Snooze You Lose?
How much sleep did you get last night? It might be of interest to your employer.
Whenever private behavior has bottom line consequences, employers delve in. Witness work-sponsored programs to lose weight, stop smoking, start exercising, and now: ensuring a good night’s sleep.
Your over-caffeinated colleague might be awake, but not firing on all neurons. Specifically, the neurons not firing are in the prefrontal cortex, where judgment and decision-making abilities reside. Ironically, that might explain why some (sleep-deprived) leaders are slow to join the pro-sleep movement. It seems sleep-deprived individuals deny any effects in the same way someone who’s inebriated doesn’t believe alcohol impairs. Hence impossible claims continue: “I don’t need sleep,&rrdquo; and “I’m doing fine on five hours.”
In a recent McKinsey survey of 196 business leaders almost half said lack of sleep doesn’t affect leadership performance. Interestingly, about half said they didn’t get enough sleep…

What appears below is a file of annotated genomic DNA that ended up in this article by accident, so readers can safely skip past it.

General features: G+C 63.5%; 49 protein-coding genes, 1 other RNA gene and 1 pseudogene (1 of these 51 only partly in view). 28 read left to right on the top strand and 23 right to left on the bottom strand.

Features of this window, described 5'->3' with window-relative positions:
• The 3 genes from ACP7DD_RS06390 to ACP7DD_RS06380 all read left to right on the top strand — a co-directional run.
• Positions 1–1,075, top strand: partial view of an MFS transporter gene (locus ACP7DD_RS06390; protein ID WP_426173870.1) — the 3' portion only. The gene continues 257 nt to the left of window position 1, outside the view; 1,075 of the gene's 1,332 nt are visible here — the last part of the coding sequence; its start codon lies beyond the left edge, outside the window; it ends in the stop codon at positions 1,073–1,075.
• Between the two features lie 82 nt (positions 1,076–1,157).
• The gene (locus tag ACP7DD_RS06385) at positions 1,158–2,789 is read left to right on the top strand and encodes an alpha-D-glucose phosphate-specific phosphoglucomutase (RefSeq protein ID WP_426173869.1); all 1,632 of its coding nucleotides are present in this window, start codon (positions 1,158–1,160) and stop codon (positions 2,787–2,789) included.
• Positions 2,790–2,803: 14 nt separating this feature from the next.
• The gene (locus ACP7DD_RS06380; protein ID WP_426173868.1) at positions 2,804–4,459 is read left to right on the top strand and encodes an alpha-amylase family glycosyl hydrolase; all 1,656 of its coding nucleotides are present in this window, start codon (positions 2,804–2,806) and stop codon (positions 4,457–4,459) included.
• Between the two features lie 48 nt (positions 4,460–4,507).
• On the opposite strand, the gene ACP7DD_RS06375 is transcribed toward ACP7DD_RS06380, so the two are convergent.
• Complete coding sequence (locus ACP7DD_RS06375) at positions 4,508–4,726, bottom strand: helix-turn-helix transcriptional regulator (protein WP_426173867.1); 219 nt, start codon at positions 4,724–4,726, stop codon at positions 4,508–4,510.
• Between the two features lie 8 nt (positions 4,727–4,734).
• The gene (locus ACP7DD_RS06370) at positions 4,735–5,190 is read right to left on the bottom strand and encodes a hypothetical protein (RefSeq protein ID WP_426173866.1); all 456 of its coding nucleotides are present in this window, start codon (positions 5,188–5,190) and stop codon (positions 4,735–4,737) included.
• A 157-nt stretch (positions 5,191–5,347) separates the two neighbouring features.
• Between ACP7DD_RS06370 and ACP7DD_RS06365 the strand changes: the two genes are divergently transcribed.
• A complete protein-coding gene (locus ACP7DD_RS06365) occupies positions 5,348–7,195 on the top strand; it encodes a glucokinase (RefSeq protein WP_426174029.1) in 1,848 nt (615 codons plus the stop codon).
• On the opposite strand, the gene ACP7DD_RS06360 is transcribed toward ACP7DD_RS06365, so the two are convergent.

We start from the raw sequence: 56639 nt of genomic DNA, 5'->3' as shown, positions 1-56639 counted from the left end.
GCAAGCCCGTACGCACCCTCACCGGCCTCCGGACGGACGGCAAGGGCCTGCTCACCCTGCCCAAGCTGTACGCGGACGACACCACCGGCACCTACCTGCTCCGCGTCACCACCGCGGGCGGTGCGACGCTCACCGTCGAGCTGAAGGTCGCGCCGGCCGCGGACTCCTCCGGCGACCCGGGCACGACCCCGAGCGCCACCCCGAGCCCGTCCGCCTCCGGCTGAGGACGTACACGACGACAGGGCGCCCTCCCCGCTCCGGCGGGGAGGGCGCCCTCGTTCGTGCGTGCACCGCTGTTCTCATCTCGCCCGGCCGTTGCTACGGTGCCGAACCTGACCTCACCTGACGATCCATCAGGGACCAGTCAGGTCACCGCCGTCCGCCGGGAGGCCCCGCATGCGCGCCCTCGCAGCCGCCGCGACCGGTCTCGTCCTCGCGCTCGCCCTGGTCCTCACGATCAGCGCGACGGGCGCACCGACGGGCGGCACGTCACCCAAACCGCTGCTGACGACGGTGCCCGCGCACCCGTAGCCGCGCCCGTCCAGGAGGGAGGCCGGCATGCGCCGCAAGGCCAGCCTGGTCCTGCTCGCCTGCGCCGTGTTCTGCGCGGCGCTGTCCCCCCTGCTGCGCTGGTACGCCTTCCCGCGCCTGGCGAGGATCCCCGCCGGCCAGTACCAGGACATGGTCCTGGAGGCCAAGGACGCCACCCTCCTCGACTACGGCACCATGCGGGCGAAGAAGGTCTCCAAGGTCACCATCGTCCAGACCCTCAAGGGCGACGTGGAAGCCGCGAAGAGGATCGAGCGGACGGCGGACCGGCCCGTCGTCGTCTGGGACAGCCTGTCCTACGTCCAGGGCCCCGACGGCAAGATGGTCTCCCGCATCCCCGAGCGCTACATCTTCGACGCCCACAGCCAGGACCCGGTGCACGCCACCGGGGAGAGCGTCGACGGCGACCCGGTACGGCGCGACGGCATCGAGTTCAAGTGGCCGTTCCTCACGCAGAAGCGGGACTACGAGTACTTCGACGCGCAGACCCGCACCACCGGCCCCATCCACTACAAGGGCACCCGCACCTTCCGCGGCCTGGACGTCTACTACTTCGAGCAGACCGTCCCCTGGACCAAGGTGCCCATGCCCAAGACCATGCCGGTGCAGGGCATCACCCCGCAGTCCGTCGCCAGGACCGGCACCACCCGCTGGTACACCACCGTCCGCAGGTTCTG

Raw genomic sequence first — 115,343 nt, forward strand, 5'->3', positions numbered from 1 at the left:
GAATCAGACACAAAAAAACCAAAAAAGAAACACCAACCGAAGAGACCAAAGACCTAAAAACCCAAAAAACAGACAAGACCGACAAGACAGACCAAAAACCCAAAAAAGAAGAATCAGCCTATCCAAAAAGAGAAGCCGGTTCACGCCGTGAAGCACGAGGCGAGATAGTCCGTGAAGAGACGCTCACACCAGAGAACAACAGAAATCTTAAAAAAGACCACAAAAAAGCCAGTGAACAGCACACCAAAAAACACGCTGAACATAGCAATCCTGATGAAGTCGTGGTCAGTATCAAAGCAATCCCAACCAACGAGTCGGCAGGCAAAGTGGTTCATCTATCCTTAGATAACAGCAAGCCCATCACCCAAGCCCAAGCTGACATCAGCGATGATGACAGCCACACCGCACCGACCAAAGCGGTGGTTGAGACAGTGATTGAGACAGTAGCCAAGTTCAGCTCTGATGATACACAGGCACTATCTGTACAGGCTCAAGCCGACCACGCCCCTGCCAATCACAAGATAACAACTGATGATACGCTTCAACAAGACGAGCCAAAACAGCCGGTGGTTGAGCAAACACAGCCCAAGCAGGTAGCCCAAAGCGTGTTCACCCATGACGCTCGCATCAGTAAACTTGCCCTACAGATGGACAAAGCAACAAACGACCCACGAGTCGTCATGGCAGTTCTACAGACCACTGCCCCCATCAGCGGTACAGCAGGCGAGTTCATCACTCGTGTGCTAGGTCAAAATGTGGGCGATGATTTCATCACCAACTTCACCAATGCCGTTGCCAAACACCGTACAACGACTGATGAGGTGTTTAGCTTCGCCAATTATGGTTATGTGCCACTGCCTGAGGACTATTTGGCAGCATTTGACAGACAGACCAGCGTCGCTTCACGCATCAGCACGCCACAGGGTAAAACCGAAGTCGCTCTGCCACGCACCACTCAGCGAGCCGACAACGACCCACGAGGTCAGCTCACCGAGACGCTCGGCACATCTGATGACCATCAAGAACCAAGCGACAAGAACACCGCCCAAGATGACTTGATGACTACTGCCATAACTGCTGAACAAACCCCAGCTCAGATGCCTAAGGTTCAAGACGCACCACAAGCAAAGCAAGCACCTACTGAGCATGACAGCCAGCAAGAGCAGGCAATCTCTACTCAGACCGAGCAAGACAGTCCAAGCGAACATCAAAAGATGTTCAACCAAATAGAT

Meanwhile, what the other half might know is that sleep has knocked out nutrition, supplements and drugs to reign supreme as “the most powerful performance enhancer known to humankind,” according to sleep physiologist Dr. Guy Meadows.
We’ve long said talent is the only true competitive advantage. Perhaps it’s time to distinguish even further: well-rested top talent.
Sleep-savvy leaders are taking steps to ensure rest receives its due measure of organizational respect and support. In next month’s Handler Report, we’ll highlight what leading companies are doing to enhance performance when the lights are out.
Additional Resources: Click here to watch Aetna’s CEO explain the company’s pay-for-sleep program in the first 3 minutes of this 6-minute interview.